Wincott, Daniel. (1995) "The European Court of Justice in a Policy Perspective". In: UNSPECIFIED, Charleston, South Carolina. (Unpublished)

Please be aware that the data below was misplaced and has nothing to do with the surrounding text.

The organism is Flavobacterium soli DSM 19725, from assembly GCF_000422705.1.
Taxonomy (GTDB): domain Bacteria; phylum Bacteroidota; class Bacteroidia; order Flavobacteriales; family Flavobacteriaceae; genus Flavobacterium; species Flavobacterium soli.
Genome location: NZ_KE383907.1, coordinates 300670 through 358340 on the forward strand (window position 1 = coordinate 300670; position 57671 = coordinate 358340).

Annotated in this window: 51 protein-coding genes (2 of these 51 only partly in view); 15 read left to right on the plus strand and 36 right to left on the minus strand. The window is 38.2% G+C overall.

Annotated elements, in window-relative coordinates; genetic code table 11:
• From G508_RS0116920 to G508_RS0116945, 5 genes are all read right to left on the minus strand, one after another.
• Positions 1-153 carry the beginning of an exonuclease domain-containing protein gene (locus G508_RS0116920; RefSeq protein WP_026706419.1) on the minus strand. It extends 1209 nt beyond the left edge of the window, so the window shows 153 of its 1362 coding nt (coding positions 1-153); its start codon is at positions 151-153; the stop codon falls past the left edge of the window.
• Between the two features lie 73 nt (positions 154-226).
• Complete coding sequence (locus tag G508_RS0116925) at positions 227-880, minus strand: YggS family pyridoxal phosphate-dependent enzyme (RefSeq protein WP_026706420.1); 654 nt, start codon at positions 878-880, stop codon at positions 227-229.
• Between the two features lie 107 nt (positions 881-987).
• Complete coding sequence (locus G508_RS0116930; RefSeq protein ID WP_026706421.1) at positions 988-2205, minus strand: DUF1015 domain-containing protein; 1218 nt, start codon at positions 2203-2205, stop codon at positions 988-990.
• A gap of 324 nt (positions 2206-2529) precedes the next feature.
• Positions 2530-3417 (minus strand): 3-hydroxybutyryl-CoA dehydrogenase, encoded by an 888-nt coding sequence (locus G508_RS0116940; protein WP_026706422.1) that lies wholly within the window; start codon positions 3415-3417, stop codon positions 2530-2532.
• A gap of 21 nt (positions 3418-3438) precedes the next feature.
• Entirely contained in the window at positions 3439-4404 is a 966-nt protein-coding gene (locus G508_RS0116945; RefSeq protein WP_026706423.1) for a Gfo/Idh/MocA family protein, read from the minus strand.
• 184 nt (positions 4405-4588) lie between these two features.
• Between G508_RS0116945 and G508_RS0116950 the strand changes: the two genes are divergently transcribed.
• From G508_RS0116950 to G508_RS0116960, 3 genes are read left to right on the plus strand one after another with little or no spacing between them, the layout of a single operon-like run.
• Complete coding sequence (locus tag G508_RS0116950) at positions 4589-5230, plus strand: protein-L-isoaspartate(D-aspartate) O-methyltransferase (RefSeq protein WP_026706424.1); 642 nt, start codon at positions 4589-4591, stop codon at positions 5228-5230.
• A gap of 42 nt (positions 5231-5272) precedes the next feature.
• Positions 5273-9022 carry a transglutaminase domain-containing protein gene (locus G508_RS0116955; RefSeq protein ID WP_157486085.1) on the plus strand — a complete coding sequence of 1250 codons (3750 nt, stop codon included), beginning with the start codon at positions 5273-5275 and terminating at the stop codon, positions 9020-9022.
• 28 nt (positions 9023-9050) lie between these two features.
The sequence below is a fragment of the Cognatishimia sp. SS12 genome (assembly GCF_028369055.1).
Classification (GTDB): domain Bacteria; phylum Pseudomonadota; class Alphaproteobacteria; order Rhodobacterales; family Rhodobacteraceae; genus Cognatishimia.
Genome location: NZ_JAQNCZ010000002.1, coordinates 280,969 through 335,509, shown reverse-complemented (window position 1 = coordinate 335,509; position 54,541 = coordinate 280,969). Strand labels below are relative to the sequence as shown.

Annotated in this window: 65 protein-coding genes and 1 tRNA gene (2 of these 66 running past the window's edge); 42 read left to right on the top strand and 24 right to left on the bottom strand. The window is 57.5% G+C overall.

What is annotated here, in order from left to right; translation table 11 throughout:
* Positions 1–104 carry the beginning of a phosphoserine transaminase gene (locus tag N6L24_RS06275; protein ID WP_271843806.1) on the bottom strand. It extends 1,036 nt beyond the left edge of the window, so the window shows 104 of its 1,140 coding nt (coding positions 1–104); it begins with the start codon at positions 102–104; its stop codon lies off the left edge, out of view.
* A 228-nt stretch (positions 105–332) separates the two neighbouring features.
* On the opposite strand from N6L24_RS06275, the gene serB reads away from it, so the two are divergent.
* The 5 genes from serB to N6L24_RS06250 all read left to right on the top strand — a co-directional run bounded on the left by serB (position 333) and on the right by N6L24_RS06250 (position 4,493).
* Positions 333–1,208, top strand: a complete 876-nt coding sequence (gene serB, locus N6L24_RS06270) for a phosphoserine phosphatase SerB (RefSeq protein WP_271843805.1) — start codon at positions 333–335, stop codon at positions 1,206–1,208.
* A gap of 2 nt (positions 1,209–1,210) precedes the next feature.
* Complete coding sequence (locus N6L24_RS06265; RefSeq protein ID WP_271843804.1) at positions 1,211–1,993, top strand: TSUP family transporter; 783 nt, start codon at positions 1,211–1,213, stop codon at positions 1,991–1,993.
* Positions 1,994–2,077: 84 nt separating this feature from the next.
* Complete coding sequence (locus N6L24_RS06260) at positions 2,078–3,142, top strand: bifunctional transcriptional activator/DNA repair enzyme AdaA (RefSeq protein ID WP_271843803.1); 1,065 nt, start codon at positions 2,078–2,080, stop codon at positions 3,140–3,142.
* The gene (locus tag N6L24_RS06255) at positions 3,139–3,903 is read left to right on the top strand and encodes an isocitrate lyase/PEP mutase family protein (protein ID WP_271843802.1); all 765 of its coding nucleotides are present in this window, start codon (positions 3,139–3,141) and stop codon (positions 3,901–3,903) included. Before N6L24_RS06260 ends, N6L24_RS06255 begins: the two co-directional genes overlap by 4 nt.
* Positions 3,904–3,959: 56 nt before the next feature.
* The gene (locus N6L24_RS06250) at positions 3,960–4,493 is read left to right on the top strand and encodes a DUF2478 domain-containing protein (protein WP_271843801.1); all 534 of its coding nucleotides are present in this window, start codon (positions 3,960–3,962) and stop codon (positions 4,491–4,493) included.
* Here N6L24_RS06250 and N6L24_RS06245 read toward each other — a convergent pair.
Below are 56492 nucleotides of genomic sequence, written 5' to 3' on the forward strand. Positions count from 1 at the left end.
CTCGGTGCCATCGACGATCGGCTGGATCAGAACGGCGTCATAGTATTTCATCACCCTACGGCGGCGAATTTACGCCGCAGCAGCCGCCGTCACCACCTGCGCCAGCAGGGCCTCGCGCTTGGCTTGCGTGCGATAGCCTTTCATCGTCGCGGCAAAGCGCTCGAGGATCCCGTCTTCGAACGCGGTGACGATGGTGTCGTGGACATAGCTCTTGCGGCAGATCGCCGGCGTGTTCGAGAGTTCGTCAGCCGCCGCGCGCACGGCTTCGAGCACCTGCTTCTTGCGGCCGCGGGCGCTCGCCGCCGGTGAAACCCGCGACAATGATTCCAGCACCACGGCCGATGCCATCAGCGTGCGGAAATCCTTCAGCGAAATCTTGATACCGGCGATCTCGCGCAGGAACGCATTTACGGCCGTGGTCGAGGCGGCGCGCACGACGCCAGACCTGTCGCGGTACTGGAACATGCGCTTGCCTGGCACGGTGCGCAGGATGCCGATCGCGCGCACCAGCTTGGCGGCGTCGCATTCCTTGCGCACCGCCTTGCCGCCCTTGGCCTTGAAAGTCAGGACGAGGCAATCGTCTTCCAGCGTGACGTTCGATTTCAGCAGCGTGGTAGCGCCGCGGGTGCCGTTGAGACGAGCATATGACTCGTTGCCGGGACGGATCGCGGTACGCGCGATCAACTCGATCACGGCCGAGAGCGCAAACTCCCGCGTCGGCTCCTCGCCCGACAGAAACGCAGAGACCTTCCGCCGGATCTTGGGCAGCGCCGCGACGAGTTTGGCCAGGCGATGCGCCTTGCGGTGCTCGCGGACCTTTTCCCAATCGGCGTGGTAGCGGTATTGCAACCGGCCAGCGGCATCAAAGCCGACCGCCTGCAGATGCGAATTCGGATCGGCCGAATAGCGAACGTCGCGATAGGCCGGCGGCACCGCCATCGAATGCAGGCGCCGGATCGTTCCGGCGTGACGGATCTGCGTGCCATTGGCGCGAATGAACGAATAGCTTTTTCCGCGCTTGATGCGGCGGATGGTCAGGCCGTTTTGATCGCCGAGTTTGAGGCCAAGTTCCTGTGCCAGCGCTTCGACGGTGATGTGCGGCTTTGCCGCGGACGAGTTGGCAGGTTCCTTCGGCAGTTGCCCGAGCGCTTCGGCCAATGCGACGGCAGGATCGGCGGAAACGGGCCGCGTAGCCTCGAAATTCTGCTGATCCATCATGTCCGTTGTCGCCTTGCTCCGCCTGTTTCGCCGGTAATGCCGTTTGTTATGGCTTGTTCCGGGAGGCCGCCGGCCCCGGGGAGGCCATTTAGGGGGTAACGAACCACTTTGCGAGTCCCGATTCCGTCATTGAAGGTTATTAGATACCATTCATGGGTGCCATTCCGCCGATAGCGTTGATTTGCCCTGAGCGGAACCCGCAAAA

[From the introduction]. In the past few years the Court of Justice has come to be a subject of analysis in the political science literature( Burley and Mattli 1993, Volcansek 1992, Weiler 1993, Werler 1994, Alter and Meun~er-Aitsahalia 1994; Garrett 199 1, Garrett and Weingast 1993) There is, however, little agreement on methodology or theory, the definition of the dependent varrable or the general evaluation of the importance of the Court. In this developing debate. At one extreme some studies are undertaken in a rationalist/realist mood, use economic integration as the dependent variable and generally attribute a rninlrnal (independent) role to the Court (Garrett 1992; Garrett and Weingast 1993); at another, a neo-functional theory explarns 'legal rntegratron' and depicts the Court in an 'engineering' role (Burley and Mattli 1993). Some studies occupy the space between these extremes. This paper will present an account of the Court of Justice, from a policy perspective, initially developing the analysis in general terms, then turning to a series of case studies of the role of the Court in substantive policy-making, and finally, by way of conclusion, a critique of some of the most rnfluential artlcles in this area will be presented. This paper will not directly conslder the process of 'constitutionalizing' the Treaty of Rome. I have provided an account of this process elsewhere, again from a broad policy and institutionalist perspective (Wincott 1995).
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